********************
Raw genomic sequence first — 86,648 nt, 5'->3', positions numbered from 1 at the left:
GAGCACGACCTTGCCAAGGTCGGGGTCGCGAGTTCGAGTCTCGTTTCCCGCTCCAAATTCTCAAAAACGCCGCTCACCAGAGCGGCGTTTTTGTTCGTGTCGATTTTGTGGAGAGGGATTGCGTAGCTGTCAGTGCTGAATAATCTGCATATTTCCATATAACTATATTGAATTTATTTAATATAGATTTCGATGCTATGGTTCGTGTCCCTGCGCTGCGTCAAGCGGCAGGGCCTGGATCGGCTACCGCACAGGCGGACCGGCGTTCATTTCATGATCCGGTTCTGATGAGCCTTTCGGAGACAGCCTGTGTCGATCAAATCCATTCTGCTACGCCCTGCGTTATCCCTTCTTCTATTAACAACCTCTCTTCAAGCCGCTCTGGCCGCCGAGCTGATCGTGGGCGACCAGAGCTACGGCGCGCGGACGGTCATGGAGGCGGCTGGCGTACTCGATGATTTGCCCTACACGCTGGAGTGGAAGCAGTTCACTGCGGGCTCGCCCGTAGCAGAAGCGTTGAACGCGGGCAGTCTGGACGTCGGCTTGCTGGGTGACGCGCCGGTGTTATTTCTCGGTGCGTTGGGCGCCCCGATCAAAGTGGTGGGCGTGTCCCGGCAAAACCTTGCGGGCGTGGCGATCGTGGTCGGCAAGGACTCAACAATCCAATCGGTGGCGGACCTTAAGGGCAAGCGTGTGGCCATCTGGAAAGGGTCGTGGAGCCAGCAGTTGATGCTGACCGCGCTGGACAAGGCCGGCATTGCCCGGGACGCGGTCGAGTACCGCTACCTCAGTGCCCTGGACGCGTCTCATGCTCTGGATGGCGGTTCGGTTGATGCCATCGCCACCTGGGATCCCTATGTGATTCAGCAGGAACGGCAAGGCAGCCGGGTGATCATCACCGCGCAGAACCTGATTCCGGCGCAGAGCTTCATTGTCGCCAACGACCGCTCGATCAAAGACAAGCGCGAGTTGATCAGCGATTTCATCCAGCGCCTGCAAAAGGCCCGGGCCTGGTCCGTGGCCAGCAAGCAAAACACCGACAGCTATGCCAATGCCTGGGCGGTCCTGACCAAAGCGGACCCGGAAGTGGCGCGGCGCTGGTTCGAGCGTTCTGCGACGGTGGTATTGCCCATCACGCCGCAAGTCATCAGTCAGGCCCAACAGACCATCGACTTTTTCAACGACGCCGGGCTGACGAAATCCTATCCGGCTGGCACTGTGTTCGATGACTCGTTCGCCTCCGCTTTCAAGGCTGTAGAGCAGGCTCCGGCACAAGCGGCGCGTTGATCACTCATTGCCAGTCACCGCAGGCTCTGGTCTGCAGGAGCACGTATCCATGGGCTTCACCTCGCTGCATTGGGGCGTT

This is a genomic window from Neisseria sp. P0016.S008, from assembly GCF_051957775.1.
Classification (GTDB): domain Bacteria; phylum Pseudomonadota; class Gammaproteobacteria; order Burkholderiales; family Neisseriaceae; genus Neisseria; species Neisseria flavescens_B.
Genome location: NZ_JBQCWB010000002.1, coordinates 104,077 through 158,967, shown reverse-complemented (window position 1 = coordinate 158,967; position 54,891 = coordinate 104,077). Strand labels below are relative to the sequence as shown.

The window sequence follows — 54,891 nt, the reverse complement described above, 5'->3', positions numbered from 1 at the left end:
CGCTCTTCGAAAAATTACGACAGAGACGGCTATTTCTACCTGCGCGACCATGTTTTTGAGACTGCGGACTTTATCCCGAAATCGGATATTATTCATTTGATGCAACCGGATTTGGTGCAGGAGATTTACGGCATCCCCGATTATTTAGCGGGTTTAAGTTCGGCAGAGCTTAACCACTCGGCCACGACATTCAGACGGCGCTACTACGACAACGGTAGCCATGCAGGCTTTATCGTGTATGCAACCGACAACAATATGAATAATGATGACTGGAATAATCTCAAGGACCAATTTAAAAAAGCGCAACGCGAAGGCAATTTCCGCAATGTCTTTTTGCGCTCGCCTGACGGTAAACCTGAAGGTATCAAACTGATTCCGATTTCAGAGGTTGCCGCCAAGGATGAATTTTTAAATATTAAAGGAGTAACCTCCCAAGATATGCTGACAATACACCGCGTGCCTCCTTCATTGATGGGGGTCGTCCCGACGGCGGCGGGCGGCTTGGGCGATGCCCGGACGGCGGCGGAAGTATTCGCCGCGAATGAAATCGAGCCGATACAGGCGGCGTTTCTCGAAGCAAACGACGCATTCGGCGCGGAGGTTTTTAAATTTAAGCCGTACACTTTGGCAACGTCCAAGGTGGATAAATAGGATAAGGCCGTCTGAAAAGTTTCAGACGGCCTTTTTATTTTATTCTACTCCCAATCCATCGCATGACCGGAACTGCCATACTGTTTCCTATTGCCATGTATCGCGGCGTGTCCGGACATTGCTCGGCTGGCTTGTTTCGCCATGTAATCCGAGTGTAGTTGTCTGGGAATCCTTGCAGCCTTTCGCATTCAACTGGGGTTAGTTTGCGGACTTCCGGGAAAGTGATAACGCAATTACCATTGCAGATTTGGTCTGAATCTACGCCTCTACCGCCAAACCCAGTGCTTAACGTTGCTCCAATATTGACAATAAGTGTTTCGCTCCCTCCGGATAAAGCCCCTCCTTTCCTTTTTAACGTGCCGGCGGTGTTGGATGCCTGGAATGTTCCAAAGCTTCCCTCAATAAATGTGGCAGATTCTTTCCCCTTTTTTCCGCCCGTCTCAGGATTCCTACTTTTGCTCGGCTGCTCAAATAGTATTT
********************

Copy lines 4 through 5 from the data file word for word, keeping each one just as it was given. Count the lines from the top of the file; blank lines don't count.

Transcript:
Classification (GTDB): domain Bacteria; phylum Pseudomonadota; class Gammaproteobacteria; order Burkholderiales; family Neisseriaceae; genus Neisseria; species Neisseria flavescens_B.
Genome location: NZ_JBQCWB010000002.1, coordinates 104,077 through 158,967, shown reverse-complemented (window position 1 = coordinate 158,967; position 54,891 = coordinate 104,077). Strand labels below are relative to the sequence as shown.